Is Cologne worth staying in for a day or two...?
I'm planning to see some of Europe by train and as I it seems I will have to change trains in Cologne, is it worth staying for a day or two?
I'd say yes, for sure. It's true that Cologne isn't in the top tier of Europe's city break destinations, but it has a lot going for it. It’s an energetic place with a magnificent Gothic cathedral that looks a little like it may have just burst through the earth's crust. The lively Old Town has a redeveloped riverside district called Rheinauhafen, and there are great museums.
The train station is right by the gigantic double-spired cathedral called the Dom. It’s about the most jaw-dropping exit from a train station you can imagine - perhaps only pipped by the exit from the main station in Venice, which delivers you down some steps by a canal and commotion.
Apparently, the Dom took 600 years to build and most certainly gives Milan’s more famous Duomo a run for its money.
Be sure to climb the south tower for a peek at the world’s largest swinging bell - St Peter’s Bell, weighing 24 tons - and for the panoramas from the 300ft high viewing platform. You can play 'spot the Romanesque church' from up here, as there are 12 others in the city.
Museum-wise, start at the modern Ludwig Museum, which has an excellent collection of 20th-century and contemporary art. Or for something more whimsical, head to the hybrid old-meets-new construction by the Rhine, housing the very entertaining Chocolate Museum. There’s a good Sports Museum in the city too.
Punters about to get stuck in at the Chocolate Museum. Photo Schokoladenmuseum
In the evening, the Old Town’s street life pulsates, as revellers head here to down small glasses of the famous Kolsch beer, and fill the many busy cafés and restaurants. Watch out though, the less than half pint glasses and super-speedy table service have a way of creeping up on you.
For somewhere to stay, the three Hopper hotels are a good bet. The latest of the trio is St. Josef’s which, like the other two, occupies a historic building (this one a former Kindergarten cum soup kitchen for the poor) and has design-style rooms and a classy feel. Alternatively, St. Antonius is close to the train station and the Et Cetera is in the trendy Belgian Quarter. Personally I'm intrigued by any city with a bona fida Belgian Quarter.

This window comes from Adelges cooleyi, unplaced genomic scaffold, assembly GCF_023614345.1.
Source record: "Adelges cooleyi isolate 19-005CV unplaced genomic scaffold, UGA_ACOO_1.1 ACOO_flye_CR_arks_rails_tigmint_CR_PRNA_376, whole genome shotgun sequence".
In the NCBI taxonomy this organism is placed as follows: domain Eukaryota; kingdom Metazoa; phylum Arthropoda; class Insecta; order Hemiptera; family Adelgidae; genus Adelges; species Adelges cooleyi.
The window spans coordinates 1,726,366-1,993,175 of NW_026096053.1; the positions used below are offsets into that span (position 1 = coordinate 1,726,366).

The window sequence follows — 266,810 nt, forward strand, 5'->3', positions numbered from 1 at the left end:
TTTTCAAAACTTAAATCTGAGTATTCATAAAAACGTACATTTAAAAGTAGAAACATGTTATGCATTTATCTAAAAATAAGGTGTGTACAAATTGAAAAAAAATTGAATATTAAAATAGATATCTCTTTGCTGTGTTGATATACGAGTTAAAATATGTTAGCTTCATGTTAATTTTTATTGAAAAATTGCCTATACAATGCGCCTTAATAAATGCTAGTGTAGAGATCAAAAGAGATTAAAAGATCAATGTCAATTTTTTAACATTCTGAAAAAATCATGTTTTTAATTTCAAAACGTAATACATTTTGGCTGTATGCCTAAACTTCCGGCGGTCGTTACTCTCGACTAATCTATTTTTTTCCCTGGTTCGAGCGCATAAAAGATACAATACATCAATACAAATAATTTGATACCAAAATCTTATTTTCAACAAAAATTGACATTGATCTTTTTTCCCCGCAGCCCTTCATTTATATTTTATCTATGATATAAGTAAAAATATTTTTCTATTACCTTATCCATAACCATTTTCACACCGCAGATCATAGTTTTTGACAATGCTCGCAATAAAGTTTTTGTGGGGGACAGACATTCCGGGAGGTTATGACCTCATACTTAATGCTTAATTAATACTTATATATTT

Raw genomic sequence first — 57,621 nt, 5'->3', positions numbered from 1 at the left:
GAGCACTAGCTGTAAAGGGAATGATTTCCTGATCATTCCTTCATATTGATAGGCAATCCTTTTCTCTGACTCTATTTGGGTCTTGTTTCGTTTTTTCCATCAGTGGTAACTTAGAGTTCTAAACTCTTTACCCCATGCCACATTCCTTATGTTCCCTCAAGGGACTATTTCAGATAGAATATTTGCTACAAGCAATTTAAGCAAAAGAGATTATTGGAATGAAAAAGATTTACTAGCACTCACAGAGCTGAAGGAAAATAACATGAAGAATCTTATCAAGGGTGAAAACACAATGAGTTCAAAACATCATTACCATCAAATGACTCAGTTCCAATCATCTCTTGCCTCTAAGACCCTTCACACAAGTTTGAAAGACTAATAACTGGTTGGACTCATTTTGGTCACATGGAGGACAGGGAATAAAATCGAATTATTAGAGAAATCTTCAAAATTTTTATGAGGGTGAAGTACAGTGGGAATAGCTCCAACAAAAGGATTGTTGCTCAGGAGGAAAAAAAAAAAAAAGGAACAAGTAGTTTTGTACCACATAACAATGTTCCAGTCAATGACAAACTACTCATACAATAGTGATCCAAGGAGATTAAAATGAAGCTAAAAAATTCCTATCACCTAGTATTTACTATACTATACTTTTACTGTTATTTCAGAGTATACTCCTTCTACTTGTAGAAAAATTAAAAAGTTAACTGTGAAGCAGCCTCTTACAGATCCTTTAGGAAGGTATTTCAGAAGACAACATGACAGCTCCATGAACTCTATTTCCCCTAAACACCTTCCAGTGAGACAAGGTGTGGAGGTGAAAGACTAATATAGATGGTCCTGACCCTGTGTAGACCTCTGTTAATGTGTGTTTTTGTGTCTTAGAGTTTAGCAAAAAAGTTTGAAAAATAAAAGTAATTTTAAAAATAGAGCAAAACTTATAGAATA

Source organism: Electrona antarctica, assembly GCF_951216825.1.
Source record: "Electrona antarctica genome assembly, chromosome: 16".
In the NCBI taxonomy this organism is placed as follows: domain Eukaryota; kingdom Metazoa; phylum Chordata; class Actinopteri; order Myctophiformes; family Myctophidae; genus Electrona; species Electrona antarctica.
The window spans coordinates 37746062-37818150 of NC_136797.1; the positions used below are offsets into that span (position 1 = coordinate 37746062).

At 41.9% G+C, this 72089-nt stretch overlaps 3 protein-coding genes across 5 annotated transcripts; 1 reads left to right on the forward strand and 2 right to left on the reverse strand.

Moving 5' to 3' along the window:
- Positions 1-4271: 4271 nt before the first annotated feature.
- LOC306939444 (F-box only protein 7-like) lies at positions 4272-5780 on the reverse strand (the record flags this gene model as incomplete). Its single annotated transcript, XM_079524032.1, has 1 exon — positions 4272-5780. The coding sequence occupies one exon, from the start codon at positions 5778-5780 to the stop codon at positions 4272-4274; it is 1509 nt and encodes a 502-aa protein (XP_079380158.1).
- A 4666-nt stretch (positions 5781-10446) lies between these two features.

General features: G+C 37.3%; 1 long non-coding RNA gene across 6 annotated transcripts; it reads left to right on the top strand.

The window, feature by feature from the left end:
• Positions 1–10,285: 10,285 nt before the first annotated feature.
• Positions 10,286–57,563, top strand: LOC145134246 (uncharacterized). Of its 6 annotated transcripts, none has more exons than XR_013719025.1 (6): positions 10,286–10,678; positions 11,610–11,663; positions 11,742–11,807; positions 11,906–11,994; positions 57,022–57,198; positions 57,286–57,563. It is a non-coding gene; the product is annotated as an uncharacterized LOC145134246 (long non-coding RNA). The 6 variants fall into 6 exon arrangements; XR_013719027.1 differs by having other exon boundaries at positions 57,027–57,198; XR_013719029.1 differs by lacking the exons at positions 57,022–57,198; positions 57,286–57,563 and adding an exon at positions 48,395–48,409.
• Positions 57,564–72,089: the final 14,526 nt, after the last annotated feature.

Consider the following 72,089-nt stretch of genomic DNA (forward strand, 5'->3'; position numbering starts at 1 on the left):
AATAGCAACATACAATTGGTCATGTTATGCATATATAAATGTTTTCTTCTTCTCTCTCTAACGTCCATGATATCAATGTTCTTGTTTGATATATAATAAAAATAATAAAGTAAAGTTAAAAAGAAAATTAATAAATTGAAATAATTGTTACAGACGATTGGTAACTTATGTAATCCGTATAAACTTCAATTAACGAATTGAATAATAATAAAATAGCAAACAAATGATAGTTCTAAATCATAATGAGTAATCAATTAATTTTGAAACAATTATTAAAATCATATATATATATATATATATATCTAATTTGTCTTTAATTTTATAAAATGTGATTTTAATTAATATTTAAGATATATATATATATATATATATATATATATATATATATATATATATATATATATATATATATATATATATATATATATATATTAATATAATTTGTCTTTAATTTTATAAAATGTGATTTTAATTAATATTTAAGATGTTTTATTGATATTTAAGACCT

For something very different there’s the Hotel im Wasserturm, which was converted from what in its day was Europe’s biggest water tower. It's now a design hotel with a spectacular roof terrace - be sure to visit even if you aren't staying.
One more thing...Eau de Cologne (Cologne Water) is usually abbreviated as just Cologne and can be traced back to Johann Maria Farina, who first mixed the citrus-spirit perfume in 1709. Today it has become a generic term for perfume - especially men's - in the way that Hoover, Speedo and Jacuzzi have done for all the similar products associated with thiers. There's a museum attached to the company premises now, which is run by the eighth generation of the family. See www.farinahaus.de and www.farina1709.com
An upstart perfume called '4711' was created by a rival in 1799 and is still going strong too. Eau de Cologne is still produced today, and you can visit its imposing shop. See www.4711.com
The 4711 shop then and now. Photo House of 4711
Fitting Cologne into a holiday: Cologne makes for an interesting city break, and Dusseldorf is just a 20-minute train ride away. Anyone Interrailing will likely pass through the city, as the train station is a major hub for regional and internation trains.
Getting there: Cologne Bonn Airport is 15 kilometres southeast of the city and handled over 10 million passengers in 2015. There are flights to most major European cities, plus Eurowings has flights to Bangkok, Havana, Las Vegas, Miami, Orlando, Windhoek and others. Train services from the city include Brussels in under 2hrs, Berlin around 4hrs and Paris around 3hrs.
When to visit: Spring is popular as temperatures become warm and the beer gardens come into their own. July and August are high summer - warm, but tend towards being a little humid. September to November and April to June are pleasant for sightseeing, though it's the Autumn that has slightly cooler temperatures, colourful foliage, and cheapest hotel prices. Winters are chilly or downright cold, but Cologne has good Christmas Markets.
|More info: see www.koelntourismus.de and the German national Tourist Board.|